Employing Remote Sensing Techniques to Quantify Sediment Supply and Evaluate Marsh Vulnerability in the Plum Island Estuary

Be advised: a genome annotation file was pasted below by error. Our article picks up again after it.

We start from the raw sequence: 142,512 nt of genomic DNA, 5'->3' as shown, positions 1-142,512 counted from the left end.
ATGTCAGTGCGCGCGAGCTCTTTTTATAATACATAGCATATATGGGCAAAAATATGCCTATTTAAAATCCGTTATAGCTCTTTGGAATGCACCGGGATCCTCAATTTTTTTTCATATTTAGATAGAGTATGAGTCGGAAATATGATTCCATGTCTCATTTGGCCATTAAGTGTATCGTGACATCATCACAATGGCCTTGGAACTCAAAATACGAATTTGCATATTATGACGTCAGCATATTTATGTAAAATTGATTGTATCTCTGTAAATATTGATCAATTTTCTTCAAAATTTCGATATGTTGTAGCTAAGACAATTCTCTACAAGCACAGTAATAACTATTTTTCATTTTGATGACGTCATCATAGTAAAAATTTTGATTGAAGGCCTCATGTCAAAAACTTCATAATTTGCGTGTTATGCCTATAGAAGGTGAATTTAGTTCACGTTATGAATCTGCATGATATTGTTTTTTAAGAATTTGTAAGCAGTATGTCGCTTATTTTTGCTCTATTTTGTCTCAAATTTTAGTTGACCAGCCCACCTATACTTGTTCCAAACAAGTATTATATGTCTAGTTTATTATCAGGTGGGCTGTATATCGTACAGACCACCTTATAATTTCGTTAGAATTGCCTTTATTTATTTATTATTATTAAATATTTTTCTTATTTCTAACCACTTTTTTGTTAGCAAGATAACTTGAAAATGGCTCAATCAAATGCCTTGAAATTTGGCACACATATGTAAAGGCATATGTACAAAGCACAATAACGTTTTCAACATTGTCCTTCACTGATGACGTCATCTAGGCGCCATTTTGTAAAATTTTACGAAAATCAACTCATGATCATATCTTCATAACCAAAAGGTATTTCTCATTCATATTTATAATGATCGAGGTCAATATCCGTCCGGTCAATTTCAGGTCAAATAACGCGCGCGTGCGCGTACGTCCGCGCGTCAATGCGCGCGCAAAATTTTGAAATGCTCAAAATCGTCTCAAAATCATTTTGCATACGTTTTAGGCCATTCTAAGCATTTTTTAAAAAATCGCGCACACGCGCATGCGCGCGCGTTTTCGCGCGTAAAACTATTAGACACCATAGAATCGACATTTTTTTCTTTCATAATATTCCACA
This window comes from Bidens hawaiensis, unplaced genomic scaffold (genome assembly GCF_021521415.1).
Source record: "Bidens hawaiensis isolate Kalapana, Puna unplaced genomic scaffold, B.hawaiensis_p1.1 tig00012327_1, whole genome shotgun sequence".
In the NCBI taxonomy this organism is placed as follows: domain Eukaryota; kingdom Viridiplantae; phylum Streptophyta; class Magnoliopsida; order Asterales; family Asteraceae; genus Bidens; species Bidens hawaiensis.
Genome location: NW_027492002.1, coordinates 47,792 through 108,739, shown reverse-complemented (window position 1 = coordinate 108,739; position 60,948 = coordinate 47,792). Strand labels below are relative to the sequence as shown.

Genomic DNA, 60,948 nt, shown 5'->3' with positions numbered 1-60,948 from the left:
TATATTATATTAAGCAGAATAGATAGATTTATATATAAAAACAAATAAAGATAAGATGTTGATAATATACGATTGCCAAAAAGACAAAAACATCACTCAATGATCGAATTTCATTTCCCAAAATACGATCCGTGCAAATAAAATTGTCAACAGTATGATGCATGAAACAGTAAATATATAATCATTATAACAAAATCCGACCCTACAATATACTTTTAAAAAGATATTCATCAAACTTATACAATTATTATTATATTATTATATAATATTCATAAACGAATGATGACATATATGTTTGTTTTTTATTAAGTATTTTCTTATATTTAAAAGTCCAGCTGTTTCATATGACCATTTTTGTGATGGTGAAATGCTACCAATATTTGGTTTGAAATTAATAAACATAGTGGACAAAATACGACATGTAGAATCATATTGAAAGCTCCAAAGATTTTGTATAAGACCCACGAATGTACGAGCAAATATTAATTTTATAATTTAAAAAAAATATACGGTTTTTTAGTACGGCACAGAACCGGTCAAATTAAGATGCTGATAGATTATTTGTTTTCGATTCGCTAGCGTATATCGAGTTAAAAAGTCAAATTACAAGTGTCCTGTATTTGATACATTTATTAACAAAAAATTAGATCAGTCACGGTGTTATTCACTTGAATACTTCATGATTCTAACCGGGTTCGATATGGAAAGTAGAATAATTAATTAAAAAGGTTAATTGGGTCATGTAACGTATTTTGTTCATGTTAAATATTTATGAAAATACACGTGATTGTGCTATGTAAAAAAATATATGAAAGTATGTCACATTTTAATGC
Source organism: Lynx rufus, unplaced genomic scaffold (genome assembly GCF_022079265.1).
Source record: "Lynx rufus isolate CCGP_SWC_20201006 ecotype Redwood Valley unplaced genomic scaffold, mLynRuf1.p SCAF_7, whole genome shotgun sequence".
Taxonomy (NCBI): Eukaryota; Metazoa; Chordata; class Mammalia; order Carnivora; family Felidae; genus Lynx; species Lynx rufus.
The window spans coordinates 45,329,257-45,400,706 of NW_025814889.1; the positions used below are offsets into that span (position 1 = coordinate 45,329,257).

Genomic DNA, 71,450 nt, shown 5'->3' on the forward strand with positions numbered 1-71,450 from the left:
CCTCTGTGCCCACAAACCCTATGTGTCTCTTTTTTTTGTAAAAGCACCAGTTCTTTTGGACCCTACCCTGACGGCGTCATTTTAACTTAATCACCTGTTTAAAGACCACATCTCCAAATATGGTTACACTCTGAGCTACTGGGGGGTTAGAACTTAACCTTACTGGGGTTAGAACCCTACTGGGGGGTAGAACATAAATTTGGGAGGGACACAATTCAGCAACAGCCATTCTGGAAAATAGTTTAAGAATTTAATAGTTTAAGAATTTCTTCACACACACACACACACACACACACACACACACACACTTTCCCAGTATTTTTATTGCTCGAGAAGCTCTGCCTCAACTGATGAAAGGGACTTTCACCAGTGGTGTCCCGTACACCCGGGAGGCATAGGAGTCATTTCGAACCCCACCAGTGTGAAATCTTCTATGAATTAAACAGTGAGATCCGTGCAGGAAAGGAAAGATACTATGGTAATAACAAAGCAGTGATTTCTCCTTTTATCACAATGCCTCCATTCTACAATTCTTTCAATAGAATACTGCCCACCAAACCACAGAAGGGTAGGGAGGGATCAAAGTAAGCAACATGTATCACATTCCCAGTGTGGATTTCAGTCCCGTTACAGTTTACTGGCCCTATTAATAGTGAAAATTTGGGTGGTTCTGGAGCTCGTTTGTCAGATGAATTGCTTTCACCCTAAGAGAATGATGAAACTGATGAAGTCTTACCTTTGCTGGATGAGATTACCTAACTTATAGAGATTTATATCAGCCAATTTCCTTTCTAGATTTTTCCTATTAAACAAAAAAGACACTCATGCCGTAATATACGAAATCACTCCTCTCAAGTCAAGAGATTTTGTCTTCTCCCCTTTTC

The Plum Island Estuary (PIE) in Massachusetts is New England's largest salt marsh. This dynamic ecosystem plays an important role in the surrounding communities by providing ecosystem services and acting as a center for education, research, and recreation. However, marshes around the world are threatened by sea level rise. As the equilibrium between sediment supply, erosion rates, and vegetation growth is unbalanced by rising waters, marshes are liable to recede, or even drown. Because sediment is so crucial, researchers use sediment budgets as a metric to assess the Plum Island Estuary's vulnerability to rising seas; however, established data collection methods are limited in scope. The project employed five years of imagery from Landsat 8 Operational Land Imager (OLI) and three years of imagery from Sentinel-2 Multispectral Instrument (MSI), in conjunction with in situ data, to generate and refine a local algorithm that derives suspended sediment concentration from remote sensing reflectance. This information was applied to a flux model to analyze transport patterns and possible sediment sources, particularly the Merrimack River. The use of remote sensing techniques will provide our partners at the US Geological Survey, US Fish and Wildlife Service, and Plum Island Ecosystems Long Term Ecological Research Network with higher spatial and temporal resolution data, which will allow for the development of more effective management practices.